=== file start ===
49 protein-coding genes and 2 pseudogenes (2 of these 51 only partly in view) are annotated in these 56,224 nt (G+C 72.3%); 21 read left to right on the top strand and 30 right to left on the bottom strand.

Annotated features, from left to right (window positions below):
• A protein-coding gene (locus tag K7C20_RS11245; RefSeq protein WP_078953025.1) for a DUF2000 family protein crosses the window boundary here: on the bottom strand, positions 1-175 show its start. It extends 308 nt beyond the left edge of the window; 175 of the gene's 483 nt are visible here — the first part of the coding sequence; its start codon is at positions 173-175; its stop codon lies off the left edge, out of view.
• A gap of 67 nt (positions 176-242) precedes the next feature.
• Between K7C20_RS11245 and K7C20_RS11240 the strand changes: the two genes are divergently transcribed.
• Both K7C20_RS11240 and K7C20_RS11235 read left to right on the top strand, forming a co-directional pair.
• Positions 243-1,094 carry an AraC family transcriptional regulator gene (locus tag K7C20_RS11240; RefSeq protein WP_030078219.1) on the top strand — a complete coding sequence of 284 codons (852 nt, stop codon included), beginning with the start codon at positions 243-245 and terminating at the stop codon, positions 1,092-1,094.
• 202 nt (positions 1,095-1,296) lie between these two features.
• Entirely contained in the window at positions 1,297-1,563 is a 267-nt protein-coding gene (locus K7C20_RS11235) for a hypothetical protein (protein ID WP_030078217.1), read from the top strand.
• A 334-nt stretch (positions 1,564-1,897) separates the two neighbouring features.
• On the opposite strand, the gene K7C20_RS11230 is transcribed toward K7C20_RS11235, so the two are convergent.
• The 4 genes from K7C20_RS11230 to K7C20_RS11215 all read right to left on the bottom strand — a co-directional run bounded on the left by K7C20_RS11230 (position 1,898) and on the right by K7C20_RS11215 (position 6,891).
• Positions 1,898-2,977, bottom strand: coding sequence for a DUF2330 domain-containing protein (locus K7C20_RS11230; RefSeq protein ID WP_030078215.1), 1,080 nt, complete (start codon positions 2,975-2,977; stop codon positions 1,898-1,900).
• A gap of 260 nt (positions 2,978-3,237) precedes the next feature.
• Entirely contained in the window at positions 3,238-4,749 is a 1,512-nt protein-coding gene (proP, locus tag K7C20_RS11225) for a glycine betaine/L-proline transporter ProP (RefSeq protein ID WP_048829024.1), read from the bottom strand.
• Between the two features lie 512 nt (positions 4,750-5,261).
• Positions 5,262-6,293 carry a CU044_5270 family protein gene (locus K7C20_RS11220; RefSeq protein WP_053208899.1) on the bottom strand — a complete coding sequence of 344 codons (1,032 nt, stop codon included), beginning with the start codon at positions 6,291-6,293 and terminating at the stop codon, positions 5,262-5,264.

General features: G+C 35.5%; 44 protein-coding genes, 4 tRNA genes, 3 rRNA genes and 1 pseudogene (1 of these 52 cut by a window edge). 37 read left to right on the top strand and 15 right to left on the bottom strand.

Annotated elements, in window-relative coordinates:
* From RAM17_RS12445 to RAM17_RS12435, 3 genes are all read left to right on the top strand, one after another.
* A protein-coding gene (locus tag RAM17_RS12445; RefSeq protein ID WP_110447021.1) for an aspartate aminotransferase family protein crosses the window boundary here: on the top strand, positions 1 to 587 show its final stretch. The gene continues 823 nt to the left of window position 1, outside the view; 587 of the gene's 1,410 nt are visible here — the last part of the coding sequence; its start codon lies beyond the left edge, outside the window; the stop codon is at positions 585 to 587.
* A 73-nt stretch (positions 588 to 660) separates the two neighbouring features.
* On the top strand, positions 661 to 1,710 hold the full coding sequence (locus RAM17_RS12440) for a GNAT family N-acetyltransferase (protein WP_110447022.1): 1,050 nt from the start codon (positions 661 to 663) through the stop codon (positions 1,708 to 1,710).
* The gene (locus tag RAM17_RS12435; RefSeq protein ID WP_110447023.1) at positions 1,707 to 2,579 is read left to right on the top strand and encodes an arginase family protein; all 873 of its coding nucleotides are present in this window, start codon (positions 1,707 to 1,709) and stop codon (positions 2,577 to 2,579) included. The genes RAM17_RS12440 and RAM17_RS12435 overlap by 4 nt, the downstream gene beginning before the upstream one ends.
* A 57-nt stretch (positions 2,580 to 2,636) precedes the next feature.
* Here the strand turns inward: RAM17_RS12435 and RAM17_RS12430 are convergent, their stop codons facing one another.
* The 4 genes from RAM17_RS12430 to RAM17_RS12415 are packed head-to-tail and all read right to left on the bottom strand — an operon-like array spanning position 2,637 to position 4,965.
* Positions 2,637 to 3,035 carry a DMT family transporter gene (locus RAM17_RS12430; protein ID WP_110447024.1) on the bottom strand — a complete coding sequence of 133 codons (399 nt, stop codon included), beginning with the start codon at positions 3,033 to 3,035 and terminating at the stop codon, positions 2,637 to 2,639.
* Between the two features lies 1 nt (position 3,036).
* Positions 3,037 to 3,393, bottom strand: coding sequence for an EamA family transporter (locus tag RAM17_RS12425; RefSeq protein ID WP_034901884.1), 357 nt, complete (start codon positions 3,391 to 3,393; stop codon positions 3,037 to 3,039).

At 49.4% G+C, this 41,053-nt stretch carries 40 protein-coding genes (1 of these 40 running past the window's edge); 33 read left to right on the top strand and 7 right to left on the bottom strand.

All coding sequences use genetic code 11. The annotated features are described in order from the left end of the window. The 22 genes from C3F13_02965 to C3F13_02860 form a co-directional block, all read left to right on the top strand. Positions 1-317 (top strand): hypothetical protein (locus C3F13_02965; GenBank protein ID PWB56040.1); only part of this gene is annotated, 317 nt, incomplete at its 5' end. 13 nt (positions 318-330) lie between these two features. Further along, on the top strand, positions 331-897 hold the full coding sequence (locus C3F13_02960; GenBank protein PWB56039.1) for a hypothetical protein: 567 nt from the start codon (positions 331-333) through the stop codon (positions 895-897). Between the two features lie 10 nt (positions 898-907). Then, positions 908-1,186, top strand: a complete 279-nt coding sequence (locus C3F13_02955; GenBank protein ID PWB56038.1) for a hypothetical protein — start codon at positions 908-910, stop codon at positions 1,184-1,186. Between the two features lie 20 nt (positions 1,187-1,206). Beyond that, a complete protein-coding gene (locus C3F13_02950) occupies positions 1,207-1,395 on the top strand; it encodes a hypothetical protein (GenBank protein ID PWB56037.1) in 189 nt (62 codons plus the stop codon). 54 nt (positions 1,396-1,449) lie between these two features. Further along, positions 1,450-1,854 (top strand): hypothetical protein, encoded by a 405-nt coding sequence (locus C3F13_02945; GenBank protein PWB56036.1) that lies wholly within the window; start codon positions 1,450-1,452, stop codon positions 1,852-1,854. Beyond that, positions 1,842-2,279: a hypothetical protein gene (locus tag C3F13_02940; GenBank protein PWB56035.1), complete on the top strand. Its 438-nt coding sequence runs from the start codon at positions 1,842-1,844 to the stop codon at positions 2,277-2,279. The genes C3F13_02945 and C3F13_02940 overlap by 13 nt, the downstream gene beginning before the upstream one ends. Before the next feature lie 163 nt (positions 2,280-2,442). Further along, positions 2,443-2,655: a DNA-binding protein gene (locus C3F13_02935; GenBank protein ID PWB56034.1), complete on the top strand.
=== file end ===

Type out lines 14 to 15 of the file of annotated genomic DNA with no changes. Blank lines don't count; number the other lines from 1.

• A gap of 260 nt (positions 2,978-3,237) precedes the next feature.
• Entirely contained in the window at positions 3,238-4,749 is a 1,512-nt protein-coding gene (proP, locus tag K7C20_RS11225) for a glycine betaine/L-proline transporter ProP (RefSeq protein ID WP_048829024.1), read from the bottom strand.